Research Papers: Therapeutic

Transcranial low-level laser therapy enhances learning, memory, and neuroprogenitor cells after traumatic brain injury in mice

[+] Author Affiliations
Weijun Xuan

Ruikang Hospital Affiliated to Guangxi University of Chinese Medicine, Department of Otolaryngology, Nanning 530021, China

Wellman Center for Photomedicine, Massachusetts General Hospital, Boston, Massachusetts 02114, United States

Harvard Medical School, Department of Dermatology, Boston, Massachusetts 02115, United States

Fatma Vatansever

Wellman Center for Photomedicine, Massachusetts General Hospital, Boston, Massachusetts 02114, United States

Harvard Medical School, Department of Dermatology, Boston, Massachusetts 02115, United States

Liyi Huang

Wellman Center for Photomedicine, Massachusetts General Hospital, Boston, Massachusetts 02114, United States

Harvard Medical School, Department of Dermatology, Boston, Massachusetts 02115, United States

Guangxi Medical University, First Affiliated College and Hospital, Department of Infectious Diseases, Nanning 530021, China

Michael R. Hamblin

Wellman Center for Photomedicine, Massachusetts General Hospital, Boston, Massachusetts 02114, United States

Harvard Medical School, Department of Dermatology, Boston, Massachusetts 02115, United States

Harvard-MIT Division of Health Sciences and Technology, Cambridge, Massachusetts 02139, United States

J. Biomed. Opt. 19(10), 108003 (Oct 07, 2014). doi:10.1117/1.JBO.19.10.108003
History: Received August 4, 2014; Revised September 12, 2014; Accepted September 15, 2014
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Abstract.  The use of transcranial low-level laser (light) therapy (tLLLT) to treat stroke and traumatic brain injury (TBI) is attracting increasing attention. We previously showed that LLLT using an 810-nm laser 4 h after controlled cortical impact (CCI)-TBI in mice could significantly improve the neurological severity score, decrease lesion volume, and reduce Fluoro-Jade staining for degenerating neurons. We obtained some evidence for neurogenesis in the region of the lesion. We now tested the hypothesis that tLLLT can improve performance on the Morris water maze (MWM, learning, and memory) and increase neurogenesis in the hippocampus and subventricular zone (SVZ) after CCI-TBI in mice. One and (to a greater extent) three daily laser treatments commencing 4-h post-TBI improved neurological performance as measured by wire grip and motion test especially at 3 and 4 weeks post-TBI. Improvements in visible and hidden platform latency and probe tests in MWM were seen at 4 weeks. Caspase-3 expression was lower in the lesion region at 4 days post-TBI. Double-stained BrdU-NeuN (neuroprogenitor cells) was increased in the dentate gyrus and SVZ. Increases in double-cortin (DCX) and TUJ-1 were also seen. Our study results suggest that tLLLT may improve TBI both by reducing cell death in the lesion and by stimulating neurogenesis.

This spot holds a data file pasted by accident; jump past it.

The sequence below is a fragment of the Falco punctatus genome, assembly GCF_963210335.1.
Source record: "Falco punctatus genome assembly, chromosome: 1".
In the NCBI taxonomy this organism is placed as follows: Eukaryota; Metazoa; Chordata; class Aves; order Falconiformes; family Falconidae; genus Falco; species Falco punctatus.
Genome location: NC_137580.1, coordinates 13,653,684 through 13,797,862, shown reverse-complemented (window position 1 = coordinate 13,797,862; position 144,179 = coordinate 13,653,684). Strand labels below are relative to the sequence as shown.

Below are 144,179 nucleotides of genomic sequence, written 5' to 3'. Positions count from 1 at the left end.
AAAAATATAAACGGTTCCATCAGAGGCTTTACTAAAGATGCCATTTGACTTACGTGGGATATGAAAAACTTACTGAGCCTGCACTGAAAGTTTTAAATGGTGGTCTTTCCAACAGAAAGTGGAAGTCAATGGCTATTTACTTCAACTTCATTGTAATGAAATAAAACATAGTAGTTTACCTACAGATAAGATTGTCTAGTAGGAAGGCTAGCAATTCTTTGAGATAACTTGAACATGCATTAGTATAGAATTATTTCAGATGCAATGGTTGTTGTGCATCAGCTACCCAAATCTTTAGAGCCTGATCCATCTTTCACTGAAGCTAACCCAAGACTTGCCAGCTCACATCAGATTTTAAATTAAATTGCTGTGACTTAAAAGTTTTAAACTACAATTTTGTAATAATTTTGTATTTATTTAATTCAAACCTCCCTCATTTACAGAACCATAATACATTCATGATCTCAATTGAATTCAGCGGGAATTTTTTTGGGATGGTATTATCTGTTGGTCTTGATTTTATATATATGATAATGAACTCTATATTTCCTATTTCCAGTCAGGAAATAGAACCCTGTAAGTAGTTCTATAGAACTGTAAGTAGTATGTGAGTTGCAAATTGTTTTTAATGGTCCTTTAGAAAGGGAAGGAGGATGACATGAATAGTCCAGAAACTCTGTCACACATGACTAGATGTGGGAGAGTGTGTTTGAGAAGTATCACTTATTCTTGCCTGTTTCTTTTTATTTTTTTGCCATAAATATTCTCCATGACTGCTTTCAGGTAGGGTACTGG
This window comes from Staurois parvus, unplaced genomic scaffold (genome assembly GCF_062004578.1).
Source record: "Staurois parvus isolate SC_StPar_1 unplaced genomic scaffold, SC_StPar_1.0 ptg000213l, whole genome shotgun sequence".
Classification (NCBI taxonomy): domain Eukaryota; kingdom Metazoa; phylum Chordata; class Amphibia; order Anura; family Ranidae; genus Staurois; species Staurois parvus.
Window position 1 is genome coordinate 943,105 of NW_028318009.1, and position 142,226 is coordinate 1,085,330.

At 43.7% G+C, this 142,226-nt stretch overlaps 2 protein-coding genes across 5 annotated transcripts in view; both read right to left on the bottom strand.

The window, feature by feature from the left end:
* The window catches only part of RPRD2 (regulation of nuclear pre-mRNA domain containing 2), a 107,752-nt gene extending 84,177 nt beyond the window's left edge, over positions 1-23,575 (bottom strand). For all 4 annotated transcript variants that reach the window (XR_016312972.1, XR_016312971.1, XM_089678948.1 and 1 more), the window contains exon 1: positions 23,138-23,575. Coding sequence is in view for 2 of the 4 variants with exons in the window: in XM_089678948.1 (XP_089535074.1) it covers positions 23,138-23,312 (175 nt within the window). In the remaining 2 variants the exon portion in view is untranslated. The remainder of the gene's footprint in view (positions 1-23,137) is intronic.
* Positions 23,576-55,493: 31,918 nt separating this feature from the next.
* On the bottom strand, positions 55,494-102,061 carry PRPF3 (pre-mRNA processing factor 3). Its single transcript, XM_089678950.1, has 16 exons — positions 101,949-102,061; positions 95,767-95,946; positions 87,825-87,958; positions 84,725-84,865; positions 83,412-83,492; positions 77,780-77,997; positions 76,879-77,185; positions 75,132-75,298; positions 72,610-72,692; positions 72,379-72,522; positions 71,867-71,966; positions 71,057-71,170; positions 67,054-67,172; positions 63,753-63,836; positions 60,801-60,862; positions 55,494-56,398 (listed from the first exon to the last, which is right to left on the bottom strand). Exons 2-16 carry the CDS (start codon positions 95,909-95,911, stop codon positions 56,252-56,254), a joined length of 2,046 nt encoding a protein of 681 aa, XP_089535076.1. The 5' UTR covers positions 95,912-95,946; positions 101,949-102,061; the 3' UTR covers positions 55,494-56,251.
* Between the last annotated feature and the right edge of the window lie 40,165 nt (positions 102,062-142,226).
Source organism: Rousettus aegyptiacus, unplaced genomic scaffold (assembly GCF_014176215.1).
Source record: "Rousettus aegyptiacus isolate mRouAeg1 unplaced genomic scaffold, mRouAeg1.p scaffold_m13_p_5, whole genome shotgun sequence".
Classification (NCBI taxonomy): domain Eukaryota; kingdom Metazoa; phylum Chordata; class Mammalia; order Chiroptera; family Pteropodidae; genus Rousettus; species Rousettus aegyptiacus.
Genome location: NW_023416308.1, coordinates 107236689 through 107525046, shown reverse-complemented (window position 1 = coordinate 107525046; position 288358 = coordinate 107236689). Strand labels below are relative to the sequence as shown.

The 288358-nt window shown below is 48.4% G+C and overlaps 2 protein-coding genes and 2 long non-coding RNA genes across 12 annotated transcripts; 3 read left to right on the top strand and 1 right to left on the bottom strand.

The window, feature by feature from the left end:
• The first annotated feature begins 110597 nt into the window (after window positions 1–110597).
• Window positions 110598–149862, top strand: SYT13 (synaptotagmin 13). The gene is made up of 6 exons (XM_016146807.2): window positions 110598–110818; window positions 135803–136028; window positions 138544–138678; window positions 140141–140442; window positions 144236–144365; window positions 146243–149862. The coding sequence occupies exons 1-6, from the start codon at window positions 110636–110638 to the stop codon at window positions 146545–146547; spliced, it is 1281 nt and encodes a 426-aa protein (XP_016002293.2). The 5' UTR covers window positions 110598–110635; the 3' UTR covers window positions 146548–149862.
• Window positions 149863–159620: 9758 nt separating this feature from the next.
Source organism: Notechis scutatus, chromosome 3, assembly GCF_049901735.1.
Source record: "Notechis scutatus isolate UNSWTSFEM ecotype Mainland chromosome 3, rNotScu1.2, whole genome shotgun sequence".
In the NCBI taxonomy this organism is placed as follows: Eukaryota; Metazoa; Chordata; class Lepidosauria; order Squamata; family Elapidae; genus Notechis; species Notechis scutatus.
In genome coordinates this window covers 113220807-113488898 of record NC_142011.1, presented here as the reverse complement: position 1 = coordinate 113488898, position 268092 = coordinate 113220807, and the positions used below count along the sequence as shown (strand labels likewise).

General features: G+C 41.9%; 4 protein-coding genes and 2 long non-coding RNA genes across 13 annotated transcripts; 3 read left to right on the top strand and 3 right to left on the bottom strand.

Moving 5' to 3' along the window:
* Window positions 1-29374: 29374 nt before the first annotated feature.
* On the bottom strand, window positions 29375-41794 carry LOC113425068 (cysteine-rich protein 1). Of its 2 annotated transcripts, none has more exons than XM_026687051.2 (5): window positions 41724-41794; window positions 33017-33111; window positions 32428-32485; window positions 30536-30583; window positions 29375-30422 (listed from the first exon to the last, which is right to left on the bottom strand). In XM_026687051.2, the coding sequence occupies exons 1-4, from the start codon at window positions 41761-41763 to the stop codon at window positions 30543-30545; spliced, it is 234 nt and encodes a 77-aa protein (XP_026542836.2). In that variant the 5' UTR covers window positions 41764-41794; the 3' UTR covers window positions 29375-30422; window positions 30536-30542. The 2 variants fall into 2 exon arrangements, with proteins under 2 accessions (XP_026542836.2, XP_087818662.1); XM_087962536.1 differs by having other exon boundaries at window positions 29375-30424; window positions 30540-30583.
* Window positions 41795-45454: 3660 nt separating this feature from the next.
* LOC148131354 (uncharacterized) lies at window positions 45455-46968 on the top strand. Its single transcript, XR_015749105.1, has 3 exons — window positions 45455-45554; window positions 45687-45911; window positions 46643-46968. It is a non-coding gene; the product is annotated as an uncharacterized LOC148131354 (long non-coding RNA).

© 2014 Society of Photo-Optical Instrumentation Engineers

Citation

Weijun Xuan ; Fatma Vatansever ; Liyi Huang and Michael R. Hamblin
"Transcranial low-level laser therapy enhances learning, memory, and neuroprogenitor cells after traumatic brain injury in mice", J. Biomed. Opt. 19(10), 108003 (Oct 07, 2014). ; http://dx.doi.org/10.1117/1.JBO.19.10.108003


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